Wintersteen thanked Chief Minister Naidu for inviting Iowa State University to be represented at the October 9th Foundation Stone ceremony. She noted the event drew a crowd of more than 20,000 farmers.

“We certainly appreciate the opportunity to collaborate with you in your vision of improving the availability, accessibility and affordability of quality seed to farmers,” Wintersteen said.

The reception was capped off by presentations from representatives from the Ag Startup Engine, the ISU Startup Factory and Iowa AgriTech Accelerator programs. The programs make up the Cultivation Corridor’s “Ag Startup Ecosystem,” a synthesized startup support network designed to help build companies to solve global agricultural and food issues.

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Smart Ag’s co-founder Colin Hurd explains his company’s autonomous grain cart technology.

Representing the Ag Startup Engine Program was the founder and CEO of Smart Ag Colin Hurd. Hurd said his company’s technology empowers farmers to leave the cab and complete operations faster with less labor and smart equipment.

“Smart Ag’s goal is to give farmers the technology to farm smarter and eliminate the choice between what is best for their farm and constraints like available labor, brands of equipment or data compatibility,” said Hurd. “Our first product AutoCart™ can be used with an operator in the grain cart tractor or autonomously and is compatible with any brand or combination of brands of equipment. Using a simple tablet-based interface in the cab of the combine, customers establish unloading and staging areas in the field and can call the grain cart or send it to different areas with a push of the button while having full control and visibility at all times.”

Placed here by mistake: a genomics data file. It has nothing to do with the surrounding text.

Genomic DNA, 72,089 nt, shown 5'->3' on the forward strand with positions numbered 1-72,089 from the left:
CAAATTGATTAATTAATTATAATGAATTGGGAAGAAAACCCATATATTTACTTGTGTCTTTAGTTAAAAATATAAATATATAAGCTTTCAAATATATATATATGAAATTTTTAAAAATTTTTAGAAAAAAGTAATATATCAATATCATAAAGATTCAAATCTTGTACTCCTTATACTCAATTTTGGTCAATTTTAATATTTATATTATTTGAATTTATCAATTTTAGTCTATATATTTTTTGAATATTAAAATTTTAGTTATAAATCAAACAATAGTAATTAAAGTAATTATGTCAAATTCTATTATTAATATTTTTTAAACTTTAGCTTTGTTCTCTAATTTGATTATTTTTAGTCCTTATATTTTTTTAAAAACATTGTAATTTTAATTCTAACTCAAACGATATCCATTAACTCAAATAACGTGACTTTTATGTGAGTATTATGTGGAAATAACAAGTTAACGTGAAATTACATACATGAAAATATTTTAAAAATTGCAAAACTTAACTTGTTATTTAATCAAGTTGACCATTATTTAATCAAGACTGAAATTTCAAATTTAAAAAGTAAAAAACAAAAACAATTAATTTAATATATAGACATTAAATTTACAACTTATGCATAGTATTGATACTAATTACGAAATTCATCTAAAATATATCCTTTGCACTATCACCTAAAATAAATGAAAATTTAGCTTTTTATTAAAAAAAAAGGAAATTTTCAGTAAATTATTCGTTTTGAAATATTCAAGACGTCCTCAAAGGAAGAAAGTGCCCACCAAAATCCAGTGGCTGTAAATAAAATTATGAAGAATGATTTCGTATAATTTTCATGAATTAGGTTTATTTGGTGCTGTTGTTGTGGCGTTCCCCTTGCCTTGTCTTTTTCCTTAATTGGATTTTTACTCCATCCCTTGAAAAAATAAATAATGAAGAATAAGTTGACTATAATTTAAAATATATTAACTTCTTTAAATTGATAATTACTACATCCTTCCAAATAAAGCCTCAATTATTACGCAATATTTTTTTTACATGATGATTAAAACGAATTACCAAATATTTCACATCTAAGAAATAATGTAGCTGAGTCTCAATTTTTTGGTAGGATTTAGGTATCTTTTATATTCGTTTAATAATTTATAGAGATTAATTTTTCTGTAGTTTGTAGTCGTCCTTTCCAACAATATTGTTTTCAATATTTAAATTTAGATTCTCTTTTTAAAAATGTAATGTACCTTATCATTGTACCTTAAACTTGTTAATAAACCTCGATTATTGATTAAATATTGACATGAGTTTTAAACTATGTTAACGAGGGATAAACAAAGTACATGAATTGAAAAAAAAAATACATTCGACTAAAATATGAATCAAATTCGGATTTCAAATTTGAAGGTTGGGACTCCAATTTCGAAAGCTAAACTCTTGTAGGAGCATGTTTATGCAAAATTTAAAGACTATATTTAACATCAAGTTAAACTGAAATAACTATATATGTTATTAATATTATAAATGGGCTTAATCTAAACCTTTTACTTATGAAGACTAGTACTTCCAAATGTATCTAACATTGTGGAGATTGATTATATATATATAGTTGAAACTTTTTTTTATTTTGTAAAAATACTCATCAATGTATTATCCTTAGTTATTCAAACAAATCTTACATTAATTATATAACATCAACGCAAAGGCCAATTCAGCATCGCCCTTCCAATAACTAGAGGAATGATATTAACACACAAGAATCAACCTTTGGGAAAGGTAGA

Hurd credited the Ag Startup Engine Program for helping him receive the mentorship and support his company needed to get off the ground. Hurd said his goal is to use his company’s technology to disrupt the farming industry on a global level and feed the world smarter.

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Co-founders Clayton Mooney and Danen Pool present on Nebullam, their startup company that uses aeroponics and machine learning to grow food hyper-locally.

Nebullam co-founder and CEO Clayton Mooney, and co-founder Danen Pool represented the ISU Startup Factory program. Nebullam is currently part of the ISU Startup Factory’s 2nd cohort which will graduate in December.

Mooney explained his company’s innovative technology.